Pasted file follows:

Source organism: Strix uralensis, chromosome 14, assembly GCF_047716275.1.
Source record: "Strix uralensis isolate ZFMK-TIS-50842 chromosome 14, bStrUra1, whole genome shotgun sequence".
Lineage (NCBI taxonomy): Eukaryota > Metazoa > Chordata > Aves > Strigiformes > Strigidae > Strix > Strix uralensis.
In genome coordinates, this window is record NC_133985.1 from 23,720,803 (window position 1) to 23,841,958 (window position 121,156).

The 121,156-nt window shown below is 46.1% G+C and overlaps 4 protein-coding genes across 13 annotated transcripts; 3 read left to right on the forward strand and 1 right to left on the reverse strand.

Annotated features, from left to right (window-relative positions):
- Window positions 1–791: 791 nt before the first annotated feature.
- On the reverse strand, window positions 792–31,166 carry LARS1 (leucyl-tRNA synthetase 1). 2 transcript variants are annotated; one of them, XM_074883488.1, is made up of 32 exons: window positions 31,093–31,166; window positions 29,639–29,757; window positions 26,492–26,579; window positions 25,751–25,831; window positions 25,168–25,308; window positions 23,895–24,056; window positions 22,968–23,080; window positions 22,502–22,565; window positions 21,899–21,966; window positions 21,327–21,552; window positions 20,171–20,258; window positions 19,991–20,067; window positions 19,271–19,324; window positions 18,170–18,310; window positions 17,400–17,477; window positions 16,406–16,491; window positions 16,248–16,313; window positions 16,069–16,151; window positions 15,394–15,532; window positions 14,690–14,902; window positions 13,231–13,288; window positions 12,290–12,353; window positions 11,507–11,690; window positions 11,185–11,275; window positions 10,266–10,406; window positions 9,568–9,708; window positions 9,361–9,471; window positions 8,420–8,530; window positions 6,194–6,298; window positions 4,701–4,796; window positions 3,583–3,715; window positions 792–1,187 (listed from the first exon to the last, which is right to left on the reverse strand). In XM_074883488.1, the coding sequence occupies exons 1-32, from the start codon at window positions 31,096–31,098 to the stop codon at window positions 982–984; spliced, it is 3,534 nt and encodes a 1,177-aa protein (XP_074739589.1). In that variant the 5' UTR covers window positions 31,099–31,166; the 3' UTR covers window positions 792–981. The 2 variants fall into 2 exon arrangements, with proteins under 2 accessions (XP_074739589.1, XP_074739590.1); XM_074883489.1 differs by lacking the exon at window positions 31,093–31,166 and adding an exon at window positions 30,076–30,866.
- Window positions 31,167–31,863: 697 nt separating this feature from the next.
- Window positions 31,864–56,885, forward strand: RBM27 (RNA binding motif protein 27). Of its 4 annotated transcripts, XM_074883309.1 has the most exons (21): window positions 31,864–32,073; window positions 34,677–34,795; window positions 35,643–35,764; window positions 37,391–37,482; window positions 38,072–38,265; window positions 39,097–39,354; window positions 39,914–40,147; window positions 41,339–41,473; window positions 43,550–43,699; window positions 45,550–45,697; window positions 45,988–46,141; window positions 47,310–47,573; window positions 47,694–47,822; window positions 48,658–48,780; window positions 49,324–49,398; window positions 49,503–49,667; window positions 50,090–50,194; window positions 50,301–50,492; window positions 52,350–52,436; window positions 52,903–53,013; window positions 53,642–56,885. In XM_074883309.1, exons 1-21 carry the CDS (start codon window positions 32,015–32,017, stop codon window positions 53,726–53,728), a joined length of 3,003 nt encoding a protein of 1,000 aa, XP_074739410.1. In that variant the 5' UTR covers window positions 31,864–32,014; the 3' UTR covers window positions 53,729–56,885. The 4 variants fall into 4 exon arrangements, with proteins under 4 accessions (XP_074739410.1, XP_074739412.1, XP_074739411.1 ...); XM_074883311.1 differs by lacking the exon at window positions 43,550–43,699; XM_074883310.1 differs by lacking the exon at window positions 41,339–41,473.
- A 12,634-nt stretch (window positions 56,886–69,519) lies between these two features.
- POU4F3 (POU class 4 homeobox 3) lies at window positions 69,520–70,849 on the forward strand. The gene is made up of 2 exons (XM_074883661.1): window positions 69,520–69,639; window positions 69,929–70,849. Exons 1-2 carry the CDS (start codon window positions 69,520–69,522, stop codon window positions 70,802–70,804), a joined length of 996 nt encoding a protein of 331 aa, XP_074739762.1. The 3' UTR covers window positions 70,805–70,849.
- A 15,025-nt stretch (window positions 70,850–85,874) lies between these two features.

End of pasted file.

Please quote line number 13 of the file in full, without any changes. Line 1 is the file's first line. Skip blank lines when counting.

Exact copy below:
- A 15,025-nt stretch (window positions 70,850–85,874) lies between these two features.